Nearly every week, we read stories about how organizations are using consumer data, from ad targeting and personalization, to product development, risk management and beyond. As a result, information about individuals’ attitudes, behaviors, personal attributes and even location continues to proliferate, driven by the Internet, networked devices and social media. But how do consumers actually feel about this?
There is a gathering body of evidence that strongly suggests the way organizations use data is affecting consumer trust, and that trust plays a major role in brand reputation and business performance. As a result, chief executives who wish to sustain the trust of their customers and constituents must take a hard look at how their organizations collect and use customer data, and the effect of those practices on customer relationships, reputation, risk and revenue.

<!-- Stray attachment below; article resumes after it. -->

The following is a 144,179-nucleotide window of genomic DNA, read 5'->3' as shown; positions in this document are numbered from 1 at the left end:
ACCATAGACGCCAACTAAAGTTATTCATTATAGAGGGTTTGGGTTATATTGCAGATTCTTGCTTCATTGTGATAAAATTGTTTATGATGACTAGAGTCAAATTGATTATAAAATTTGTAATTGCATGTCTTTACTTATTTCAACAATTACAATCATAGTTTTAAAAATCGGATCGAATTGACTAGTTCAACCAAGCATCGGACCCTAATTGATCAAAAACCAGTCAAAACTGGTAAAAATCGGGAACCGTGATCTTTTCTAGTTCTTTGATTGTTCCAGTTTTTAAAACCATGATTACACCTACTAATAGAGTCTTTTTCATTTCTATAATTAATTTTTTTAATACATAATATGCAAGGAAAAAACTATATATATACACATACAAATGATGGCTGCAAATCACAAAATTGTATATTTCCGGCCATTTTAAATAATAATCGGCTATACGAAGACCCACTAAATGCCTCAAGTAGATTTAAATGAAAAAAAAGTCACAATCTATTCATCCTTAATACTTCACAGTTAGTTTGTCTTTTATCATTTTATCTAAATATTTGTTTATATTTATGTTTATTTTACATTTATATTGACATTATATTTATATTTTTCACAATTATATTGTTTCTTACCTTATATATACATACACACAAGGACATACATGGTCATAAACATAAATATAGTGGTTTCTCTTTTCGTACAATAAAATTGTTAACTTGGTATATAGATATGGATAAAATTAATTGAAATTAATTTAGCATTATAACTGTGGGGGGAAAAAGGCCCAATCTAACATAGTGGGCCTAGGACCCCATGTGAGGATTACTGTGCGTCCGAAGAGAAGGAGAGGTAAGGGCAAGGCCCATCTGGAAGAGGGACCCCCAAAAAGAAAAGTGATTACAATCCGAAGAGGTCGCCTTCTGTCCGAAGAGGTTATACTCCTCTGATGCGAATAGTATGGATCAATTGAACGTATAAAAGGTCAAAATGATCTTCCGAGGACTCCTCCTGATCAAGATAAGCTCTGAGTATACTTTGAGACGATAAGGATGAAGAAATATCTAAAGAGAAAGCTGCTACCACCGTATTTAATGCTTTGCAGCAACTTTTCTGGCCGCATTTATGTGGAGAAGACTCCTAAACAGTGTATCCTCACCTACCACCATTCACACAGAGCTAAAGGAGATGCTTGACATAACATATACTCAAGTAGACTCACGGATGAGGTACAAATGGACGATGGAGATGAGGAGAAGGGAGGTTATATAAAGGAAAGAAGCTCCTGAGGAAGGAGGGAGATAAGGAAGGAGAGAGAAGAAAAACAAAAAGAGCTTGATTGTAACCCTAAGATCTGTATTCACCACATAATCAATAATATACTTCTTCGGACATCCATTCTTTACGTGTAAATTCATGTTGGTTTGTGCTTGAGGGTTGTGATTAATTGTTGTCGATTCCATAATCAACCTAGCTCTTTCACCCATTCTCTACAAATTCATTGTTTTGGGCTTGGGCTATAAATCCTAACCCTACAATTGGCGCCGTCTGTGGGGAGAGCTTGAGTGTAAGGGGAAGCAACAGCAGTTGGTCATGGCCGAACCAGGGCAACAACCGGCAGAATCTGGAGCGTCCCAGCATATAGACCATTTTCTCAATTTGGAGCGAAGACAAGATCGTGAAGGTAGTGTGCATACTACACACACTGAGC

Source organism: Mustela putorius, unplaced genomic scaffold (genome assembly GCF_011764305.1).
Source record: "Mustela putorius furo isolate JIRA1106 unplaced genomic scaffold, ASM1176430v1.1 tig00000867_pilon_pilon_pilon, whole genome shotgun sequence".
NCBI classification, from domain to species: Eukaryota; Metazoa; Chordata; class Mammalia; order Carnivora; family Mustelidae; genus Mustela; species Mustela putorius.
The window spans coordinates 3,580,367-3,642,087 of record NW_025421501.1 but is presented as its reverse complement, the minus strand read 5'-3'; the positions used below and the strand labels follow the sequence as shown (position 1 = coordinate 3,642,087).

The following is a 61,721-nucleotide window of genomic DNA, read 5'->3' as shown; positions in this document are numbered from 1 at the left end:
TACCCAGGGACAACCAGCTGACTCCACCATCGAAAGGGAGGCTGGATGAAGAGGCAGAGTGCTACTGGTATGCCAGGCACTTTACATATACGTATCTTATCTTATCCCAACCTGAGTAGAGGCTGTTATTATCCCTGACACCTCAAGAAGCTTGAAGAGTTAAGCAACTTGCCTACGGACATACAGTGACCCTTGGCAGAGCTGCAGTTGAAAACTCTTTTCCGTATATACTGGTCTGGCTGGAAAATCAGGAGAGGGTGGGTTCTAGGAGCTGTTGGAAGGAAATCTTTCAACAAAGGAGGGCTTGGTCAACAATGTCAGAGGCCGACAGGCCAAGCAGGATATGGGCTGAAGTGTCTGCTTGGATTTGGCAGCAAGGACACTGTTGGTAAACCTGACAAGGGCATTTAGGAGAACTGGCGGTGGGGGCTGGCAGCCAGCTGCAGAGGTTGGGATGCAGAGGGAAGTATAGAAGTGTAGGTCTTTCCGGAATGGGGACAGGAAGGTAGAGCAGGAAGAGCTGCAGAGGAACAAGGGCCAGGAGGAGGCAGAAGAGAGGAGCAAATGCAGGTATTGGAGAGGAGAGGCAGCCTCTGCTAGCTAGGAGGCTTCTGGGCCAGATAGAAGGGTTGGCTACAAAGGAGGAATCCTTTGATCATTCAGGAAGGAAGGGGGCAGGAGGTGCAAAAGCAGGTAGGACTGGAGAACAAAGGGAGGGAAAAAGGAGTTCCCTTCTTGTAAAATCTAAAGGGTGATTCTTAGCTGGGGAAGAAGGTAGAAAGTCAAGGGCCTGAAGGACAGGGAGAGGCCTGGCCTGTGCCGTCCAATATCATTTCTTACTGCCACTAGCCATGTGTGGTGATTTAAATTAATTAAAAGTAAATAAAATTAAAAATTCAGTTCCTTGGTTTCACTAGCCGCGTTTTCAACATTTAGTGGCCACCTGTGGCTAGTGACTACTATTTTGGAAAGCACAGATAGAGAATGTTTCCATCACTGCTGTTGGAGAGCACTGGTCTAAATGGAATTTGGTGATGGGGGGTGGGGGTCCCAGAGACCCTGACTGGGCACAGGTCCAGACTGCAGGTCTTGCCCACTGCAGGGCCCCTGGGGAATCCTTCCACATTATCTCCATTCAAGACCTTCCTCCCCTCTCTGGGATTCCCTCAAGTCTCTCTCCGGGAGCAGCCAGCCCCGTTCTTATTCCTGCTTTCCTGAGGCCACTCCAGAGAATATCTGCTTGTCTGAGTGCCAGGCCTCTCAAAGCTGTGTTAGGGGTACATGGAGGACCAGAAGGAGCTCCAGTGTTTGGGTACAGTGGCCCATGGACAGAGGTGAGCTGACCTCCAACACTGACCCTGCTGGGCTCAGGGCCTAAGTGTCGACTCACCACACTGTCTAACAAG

And, while ethical data use is a fraught issue today, it will be even more so in the near future. As predictive analytics, virtual reality and artificial intelligence move into the mainstream, the implications (and capabilities) of data use will become even more urgent and complex. We no longer live in a world where privacy is binary; it’s as contextual and fluid as the networks, services and devices we use, and the ways in which we use them.
Businesses who intend to succeed must approach data as a fundamental element of brand strategy, with the customer at the center. Opaque, pro forma terms of service do not suffice. The data and process issues may be complex, but the fundamental principles that govern trustworthy behavior—sustainability, respect for the user, and so forth—are not.
This report lays out key drivers and principles for ethical data use, emerging best practices, and—most importantly—a pragmatic framework that organizations can use to earn—and maintain—the trust of customers and consumers.